EJToday: Top Headlines
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"TIJUANA — A ruptured sewage pipe in Playas de Tijuana that led Baja California health authorities to close beaches—and raised concerns that the contamination also could affect ocean water quality north of the border—has been fixed, authorities said Thursday."
Water shortages in the Southwest may be postponed for a while after Mexico agreed to store some of the Colorado River water it is entitled to in U.S. reservoirs while it repairs canals and pipelines damaged in a recent earthquake.
"At least 28 people have been killed and many others injured in an oil pipeline explosion in central Mexico, officials say."
"TABI, Mexico -- The first time Araceli Bastida Be heard the phrase 'climate change' was on TV two years ago. Then she began to understand why strange things had been happening in her village."
"Three decades ago the Zapotec Indians here in the state of Oaxaca in southern Mexico fought for and won the right to communally manage the forest. Before that, state-owned companies had exploited it as they pleased under federal government concessions."
"Hopes are dim for a global agreement to help developing nations cut carbon emissions, so Mexico is relying on an imperfect blend of grants, loans and ingenuity to meet self-imposed limits on greenhouse gases."
"HOUSTON — For decades, Falcon Lake was known primarily as an anglers’ paradise, a tranquil reservoir straddling the border with Mexico where a clever fisherman could catch enormous largemouth bass. These days, however, the lake is developing a reputation for something else: piracy."
"More than 500 years after Spanish priests brought wheat seeds to Mexico to make wafers for the Catholic Mass, those seeds may bring a new kind of salvation to farmers hit by global warming. Scientists working in the farming hills outside Mexico City found the ancient wheat varieties have particular drought- and heat-resistant traits, like longer roots that suck up water and a capacity to store more nutrients in their stalks."
"Continued climate change will drive Mexican farm workers to migrate to the United States in greater numbers, environmental experts predicted on Monday."
Hurricane Alex made landfall in northeastern Mexico about 10 pm EDT Wednesday night. The storm is far from the Gulf oil spill, but cleanup vessels were sidelined by the hurricane's ripple effects. Six-foot waves churned up by the hurricane splattered beaches in Louisiana, Alabama and Florida with oil and tar balls.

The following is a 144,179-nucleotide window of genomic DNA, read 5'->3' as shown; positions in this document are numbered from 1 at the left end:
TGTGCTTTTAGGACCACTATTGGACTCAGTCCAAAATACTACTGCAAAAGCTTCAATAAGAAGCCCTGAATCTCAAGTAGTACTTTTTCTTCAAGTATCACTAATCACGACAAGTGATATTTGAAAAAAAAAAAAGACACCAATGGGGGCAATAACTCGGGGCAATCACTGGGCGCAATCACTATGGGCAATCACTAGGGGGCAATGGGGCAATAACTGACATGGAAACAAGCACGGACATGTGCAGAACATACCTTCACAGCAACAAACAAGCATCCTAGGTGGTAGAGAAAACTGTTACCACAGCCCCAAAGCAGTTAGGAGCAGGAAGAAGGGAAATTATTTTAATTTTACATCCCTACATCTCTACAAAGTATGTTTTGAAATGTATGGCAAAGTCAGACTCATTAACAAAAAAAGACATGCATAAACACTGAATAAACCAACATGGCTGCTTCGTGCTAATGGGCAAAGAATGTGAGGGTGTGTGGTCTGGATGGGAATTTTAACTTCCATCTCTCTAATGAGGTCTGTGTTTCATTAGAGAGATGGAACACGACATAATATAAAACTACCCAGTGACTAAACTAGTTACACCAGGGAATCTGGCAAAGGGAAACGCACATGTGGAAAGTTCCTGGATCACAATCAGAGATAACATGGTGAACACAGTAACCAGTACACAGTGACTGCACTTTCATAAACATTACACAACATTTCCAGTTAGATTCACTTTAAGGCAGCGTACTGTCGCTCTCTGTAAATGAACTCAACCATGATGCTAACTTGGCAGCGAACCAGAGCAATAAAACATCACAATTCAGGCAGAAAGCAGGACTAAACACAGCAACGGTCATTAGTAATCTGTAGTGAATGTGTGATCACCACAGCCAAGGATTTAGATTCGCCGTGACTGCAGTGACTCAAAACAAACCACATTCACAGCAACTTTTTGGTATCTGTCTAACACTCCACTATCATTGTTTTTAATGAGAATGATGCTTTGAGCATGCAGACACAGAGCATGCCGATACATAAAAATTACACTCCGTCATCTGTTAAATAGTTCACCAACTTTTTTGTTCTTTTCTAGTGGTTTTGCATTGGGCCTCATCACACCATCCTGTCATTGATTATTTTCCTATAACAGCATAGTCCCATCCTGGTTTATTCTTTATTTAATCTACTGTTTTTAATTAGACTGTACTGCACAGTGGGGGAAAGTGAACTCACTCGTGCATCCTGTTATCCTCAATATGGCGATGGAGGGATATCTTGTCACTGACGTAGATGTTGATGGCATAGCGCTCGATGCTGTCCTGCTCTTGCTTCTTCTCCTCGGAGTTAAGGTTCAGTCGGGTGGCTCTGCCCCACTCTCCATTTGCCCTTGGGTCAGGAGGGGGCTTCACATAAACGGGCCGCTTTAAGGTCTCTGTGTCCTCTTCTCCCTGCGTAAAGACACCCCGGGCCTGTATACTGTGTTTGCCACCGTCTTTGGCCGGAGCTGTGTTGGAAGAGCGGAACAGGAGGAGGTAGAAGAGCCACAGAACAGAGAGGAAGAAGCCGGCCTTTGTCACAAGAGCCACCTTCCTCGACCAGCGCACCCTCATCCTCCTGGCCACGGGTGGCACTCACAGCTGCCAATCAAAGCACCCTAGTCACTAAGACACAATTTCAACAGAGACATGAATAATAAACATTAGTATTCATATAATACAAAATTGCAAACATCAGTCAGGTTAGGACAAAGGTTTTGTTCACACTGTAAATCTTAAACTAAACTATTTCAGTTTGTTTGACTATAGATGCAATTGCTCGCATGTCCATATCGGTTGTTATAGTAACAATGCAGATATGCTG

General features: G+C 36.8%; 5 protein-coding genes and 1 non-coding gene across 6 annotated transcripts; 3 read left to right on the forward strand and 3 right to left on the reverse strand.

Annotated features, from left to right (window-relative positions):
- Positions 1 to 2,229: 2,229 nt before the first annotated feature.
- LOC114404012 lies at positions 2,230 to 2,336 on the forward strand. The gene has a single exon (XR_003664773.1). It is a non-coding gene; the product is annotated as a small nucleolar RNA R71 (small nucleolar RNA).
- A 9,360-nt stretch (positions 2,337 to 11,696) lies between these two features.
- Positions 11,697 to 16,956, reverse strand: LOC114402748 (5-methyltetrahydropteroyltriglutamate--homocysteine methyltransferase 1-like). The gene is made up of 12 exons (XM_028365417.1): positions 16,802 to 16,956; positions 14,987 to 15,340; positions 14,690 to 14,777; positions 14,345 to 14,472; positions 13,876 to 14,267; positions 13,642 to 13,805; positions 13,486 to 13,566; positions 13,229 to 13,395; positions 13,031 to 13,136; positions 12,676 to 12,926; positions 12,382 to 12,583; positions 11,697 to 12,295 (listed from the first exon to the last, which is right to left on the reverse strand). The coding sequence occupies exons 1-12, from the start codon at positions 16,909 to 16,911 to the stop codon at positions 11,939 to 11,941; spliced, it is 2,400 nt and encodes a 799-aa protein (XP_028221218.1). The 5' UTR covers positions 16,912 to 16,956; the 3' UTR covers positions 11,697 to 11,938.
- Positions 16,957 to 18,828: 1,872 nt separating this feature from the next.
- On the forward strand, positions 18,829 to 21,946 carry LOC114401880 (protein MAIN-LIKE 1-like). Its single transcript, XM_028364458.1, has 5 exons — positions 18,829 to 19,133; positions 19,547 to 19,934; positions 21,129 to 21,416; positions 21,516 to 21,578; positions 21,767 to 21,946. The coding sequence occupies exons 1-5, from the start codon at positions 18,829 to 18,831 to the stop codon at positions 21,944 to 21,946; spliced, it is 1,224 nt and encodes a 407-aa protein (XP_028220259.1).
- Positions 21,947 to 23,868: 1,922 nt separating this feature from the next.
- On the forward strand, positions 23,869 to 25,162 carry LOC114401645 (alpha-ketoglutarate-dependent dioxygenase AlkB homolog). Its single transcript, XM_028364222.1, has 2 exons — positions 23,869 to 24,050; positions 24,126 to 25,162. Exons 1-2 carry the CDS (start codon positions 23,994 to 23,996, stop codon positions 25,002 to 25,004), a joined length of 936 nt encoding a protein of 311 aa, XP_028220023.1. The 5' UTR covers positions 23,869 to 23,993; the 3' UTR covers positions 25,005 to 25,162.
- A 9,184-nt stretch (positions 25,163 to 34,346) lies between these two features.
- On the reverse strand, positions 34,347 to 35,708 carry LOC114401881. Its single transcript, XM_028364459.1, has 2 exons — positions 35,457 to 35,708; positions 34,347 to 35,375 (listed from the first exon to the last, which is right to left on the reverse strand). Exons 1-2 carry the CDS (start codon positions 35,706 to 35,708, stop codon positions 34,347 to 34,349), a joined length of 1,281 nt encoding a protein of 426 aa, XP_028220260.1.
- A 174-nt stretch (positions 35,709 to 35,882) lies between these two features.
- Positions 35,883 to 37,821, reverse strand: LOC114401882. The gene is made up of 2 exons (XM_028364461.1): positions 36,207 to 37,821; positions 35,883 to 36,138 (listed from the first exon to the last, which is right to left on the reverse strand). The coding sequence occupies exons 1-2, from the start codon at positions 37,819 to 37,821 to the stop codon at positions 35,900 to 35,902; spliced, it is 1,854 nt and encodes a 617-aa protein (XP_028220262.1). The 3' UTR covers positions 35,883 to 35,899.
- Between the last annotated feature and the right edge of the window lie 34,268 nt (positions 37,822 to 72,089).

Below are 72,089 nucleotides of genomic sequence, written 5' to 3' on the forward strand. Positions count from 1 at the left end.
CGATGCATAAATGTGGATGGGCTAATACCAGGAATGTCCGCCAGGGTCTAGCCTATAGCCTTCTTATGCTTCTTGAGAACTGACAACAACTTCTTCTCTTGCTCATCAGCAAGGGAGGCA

"For 100 years, Mexico City has flushed its wastewater north to irrigate the farmland of Hidalgo State. This foul cascade, which the farmers call 'the black waters,' flows through a latticework of canals and then trickles over the fields. So when word got out that the government was finally going to build a giant wastewater treatment plant, one might have expected the farmers around here to be excited. Instead, they were suspicious."
"MEXICO CITY -- This megalopolis once had the world's worst air, with skies so poisonous that birds dropped dead in flight. Today, efforts to clean the smog are showing visible progress, revealing stunning views of snow-capped volcanoes -- and offering a model for the developing world."
They call it "wolf jail." Efforts to reintroduce the Mexican gray wolf to a New Mexico border area depend on whether the wolves play by the rules.
"Activists in Mexico complain that the deforestation threatening the environmental health of Mexico has been accentuated by the granting of public areas to private companies."
"The national oil company created after the 1938 seizure, Pemex, is entering a period of turmoil. Oil production in its aging fields is sagging so rapidly that Mexico, long one of the world's top oil-exporting countries, could begin importing oil within the decade."